According to the creeds, Jesus is divine. And if Jesus is divine, then shouldn’t we worship him? Complicating this question is the assumption that the Christian faith is monotheistic. And if Judaism offers guidance as to what that involves, then doesn’t worship of Jesus distract us from worshipping God?

The question that British New Testament scholar James D.G. Dunn seeks to answer in his relatively brief book, “Did the First Christians Worship Jesus?” concerns the New Testament evidence. If one attends to this evidence, what are we to conclude?

Dunn notes that this discussion has implications not only for Christians, but also for interfaith dialogue, especially with Jews and Muslims who have a much more straightforward monotheism. To regard Jesus as divine, as worthy of worship as God, seems to them an obvious rejection of the oneness of God and more a form of polytheism than of monotheism.

The doctrine of the Trinity, which is the traditional answer to this dilemma, is not only baffling to our monotheist friends, but it is a bit baffling to many Christians as well. Words like essence, substance and even person make little sense outside their Greek philosophical foundations. Whatever theological answers have emerged over time, a satisfactory answer to the question of whether worship should be given to Jesus requires us to attend to the New Testament evidence.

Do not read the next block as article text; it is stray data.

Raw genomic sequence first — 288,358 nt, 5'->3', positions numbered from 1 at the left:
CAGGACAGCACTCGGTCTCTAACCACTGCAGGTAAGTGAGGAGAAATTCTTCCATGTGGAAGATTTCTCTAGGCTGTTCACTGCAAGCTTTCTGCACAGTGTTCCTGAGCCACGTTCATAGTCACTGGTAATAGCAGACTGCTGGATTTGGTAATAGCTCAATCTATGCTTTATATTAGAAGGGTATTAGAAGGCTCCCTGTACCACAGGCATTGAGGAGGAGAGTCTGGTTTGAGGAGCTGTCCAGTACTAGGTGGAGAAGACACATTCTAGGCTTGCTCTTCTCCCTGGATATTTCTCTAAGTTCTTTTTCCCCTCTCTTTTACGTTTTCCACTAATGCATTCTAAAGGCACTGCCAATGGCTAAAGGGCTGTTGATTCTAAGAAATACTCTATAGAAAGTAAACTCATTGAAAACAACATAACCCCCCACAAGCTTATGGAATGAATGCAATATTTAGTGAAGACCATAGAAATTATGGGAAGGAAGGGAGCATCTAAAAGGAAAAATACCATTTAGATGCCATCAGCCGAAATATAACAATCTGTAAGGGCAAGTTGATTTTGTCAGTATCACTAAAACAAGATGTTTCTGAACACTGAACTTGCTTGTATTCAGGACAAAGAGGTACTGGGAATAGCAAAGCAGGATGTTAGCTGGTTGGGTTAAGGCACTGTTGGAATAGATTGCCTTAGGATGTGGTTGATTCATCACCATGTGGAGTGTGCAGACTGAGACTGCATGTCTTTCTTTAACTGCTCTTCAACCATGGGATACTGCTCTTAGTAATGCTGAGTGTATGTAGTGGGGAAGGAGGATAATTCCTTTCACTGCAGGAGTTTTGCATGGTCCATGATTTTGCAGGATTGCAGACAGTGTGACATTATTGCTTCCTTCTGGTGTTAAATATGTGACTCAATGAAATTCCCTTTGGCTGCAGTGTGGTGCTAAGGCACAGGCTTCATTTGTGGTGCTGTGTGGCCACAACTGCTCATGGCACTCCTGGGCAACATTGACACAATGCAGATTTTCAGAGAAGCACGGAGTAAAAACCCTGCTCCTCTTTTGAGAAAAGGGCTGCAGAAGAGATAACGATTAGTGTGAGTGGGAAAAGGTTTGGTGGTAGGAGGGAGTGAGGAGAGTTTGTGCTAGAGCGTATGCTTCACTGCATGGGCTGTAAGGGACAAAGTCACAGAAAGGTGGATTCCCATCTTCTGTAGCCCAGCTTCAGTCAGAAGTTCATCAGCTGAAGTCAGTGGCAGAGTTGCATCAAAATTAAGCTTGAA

Dunn first defines worship and takes the reader on a tour through the words used for worship in the New Testament, including “proskynein” and its relatives. He concludes that while there are intriguing pieces of evidence that suggest worship of Jesus, the evidence is limited.

When words for worship are used, they most often show wonderment at the “realization that God had raised Jesus from the dead, and in some of the worship offered to the Lamb in the visions of the seer of Revelation.” There is no evidence at all of cultic/liturgical worship of Jesus, and the most commonly used words for praise and thanksgiving are never applied to Jesus. Instead, thanks is given to God for what Jesus has done.

If there is little language usage that suggests direct worship of Jesus, accounts of early Christian religious practice don’t suggest direct worship either. As for prayer, it is almost always directed toward God, and of course, Jesus himself is depicted as praying to God. The early Christians invoked Jesus’ name and prayed in his name, but does this connote worship? Dunn isn’t convinced. As for hymns, many of the New Testament hymns focus on Christ, but they’re not directed to Christ. Instead, they give praise to God for Christ.

Jesus was central to early Christian worship, was the reason why prayers were offered to God with confidence and was the subject of Christian hymns. They invoked his name and appealed to him for help in times of crisis. He was the context for worship and its means, but worship was accomplished through him and wasn’t normally directed to him.